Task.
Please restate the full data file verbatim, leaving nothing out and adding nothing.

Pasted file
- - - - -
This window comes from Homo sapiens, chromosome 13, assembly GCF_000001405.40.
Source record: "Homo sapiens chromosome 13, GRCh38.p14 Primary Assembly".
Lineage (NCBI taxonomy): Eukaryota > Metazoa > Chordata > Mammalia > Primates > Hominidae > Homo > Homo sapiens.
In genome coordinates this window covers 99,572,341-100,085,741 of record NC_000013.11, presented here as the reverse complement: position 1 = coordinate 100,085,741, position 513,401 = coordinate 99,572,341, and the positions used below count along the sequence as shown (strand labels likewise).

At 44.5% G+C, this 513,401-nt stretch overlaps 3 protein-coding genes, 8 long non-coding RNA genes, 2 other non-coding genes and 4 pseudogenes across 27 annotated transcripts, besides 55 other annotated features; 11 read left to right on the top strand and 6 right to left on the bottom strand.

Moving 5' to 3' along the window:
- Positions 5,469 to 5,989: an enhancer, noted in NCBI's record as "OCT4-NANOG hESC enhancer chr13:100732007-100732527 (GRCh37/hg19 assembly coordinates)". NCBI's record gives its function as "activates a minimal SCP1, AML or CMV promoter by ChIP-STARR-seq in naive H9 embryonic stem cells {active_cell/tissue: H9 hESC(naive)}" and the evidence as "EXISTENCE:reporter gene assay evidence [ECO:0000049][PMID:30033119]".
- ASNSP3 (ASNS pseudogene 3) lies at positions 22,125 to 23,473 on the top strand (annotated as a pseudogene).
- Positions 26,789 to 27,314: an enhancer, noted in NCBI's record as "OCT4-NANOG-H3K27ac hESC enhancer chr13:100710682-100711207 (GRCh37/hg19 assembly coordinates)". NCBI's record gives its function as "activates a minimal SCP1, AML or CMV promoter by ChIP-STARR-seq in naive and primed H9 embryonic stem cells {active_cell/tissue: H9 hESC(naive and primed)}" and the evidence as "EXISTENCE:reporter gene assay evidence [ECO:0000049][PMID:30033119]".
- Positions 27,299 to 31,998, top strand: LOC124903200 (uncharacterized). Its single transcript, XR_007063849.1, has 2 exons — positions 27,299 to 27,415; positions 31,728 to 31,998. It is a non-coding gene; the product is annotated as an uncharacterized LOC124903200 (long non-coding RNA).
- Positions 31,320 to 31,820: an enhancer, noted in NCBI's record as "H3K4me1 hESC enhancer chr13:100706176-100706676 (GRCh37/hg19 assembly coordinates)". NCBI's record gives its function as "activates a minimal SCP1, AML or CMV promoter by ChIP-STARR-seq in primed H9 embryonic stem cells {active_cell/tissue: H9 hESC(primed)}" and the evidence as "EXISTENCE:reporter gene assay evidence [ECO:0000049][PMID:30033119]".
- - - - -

This window comes from Homo sapiens, chromosome 13, assembly GCF_000001405.40.
Source record: "Homo sapiens chromosome 13, GRCh38.p14 Primary Assembly".
Lineage (NCBI taxonomy): Eukaryota > Metazoa > Chordata > Mammalia > Primates > Hominidae > Homo > Homo sapiens.
In genome coordinates this window covers 99,572,341-100,085,741 of record NC_000013.11, presented here as the reverse complement: position 1 = coordinate 100,085,741, position 513,401 = coordinate 99,572,341, and the positions used below count along the sequence as shown (strand labels likewise).

At 44.5% G+C, this 513,401-nt stretch overlaps 3 protein-coding genes, 8 long non-coding RNA genes, 2 other non-coding genes and 4 pseudogenes across 27 annotated transcripts, besides 55 other annotated features; 11 read left to right on the top strand and 6 right to left on the bottom strand.

Moving 5' to 3' along the window:
- Positions 5,469 to 5,989: an enhancer, noted in NCBI's record as "OCT4-NANOG hESC enhancer chr13:100732007-100732527 (GRCh37/hg19 assembly coordinates)". NCBI's record gives its function as "activates a minimal SCP1, AML or CMV promoter by ChIP-STARR-seq in naive H9 embryonic stem cells {active_cell/tissue: H9 hESC(naive)}" and the evidence as "EXISTENCE:reporter gene assay evidence [ECO:0000049][PMID:30033119]".
- ASNSP3 (ASNS pseudogene 3) lies at positions 22,125 to 23,473 on the top strand (annotated as a pseudogene).
- Positions 26,789 to 27,314: an enhancer, noted in NCBI's record as "OCT4-NANOG-H3K27ac hESC enhancer chr13:100710682-100711207 (GRCh37/hg19 assembly coordinates)". NCBI's record gives its function as "activates a minimal SCP1, AML or CMV promoter by ChIP-STARR-seq in naive and primed H9 embryonic stem cells {active_cell/tissue: H9 hESC(naive and primed)}" and the evidence as "EXISTENCE:reporter gene assay evidence [ECO:0000049][PMID:30033119]".
- Positions 27,299 to 31,998, top strand: LOC124903200 (uncharacterized). Its single transcript, XR_007063849.1, has 2 exons — positions 27,299 to 27,415; positions 31,728 to 31,998. It is a non-coding gene; the product is annotated as an uncharacterized LOC124903200 (long non-coding RNA).
- Positions 31,320 to 31,820: an enhancer, noted in NCBI's record as "H3K4me1 hESC enhancer chr13:100706176-100706676 (GRCh37/hg19 assembly coordinates)". NCBI's record gives its function as "activates a minimal SCP1, AML or CMV promoter by ChIP-STARR-seq in primed H9 embryonic stem cells {active_cell/tissue: H9 hESC(primed)}" and the evidence as "EXISTENCE:reporter gene assay evidence [ECO:0000049][PMID:30033119]".